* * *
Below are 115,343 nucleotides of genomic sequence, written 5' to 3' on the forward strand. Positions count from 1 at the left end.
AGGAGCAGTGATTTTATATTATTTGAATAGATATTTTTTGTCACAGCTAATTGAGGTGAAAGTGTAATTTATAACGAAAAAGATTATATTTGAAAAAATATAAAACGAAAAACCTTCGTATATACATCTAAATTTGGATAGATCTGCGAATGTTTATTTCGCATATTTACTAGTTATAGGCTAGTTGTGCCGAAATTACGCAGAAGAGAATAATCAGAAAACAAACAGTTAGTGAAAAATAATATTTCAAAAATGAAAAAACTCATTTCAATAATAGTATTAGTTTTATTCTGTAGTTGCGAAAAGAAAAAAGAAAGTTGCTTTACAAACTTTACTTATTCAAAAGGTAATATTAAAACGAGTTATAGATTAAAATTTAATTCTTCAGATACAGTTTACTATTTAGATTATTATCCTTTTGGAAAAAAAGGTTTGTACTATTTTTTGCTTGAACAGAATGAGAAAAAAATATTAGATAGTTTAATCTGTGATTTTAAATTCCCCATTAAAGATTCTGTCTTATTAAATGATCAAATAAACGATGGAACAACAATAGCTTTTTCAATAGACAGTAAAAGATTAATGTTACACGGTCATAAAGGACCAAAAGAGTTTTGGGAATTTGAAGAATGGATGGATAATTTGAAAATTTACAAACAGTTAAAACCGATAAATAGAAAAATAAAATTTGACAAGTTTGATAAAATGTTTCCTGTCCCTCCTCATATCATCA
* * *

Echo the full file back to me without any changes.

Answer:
Below are 115,343 nucleotides of genomic sequence, written 5' to 3' on the forward strand. Positions count from 1 at the left end.
AGGAGCAGTGATTTTATATTATTTGAATAGATATTTTTTGTCACAGCTAATTGAGGTGAAAGTGTAATTTATAACGAAAAAGATTATATTTGAAAAAATATAAAACGAAAAACCTTCGTATATACATCTAAATTTGGATAGATCTGCGAATGTTTATTTCGCATATTTACTAGTTATAGGCTAGTTGTGCCGAAATTACGCAGAAGAGAATAATCAGAAAACAAACAGTTAGTGAAAAATAATATTTCAAAAATGAAAAAACTCATTTCAATAATAGTATTAGTTTTATTCTGTAGTTGCGAAAAGAAAAAAGAAAGTTGCTTTACAAACTTTACTTATTCAAAAGGTAATATTAAAACGAGTTATAGATTAAAATTTAATTCTTCAGATACAGTTTACTATTTAGATTATTATCCTTTTGGAAAAAAAGGTTTGTACTATTTTTTGCTTGAACAGAATGAGAAAAAAATATTAGATAGTTTAATCTGTGATTTTAAATTCCCCATTAAAGATTCTGTCTTATTAAATGATCAAATAAACGATGGAACAACAATAGCTTTTTCAATAGACAGTAAAAGATTAATGTTACACGGTCATAAAGGACCAAAAGAGTTTTGGGAATTTGAAGAATGGATGGATAATTTGAAAATTTACAAACAGTTAAAACCGATAAATAGAAAAATAAAATTTGACAAGTTTGATAAAATGTTTCCTGTCCCTCCTCATATCATCA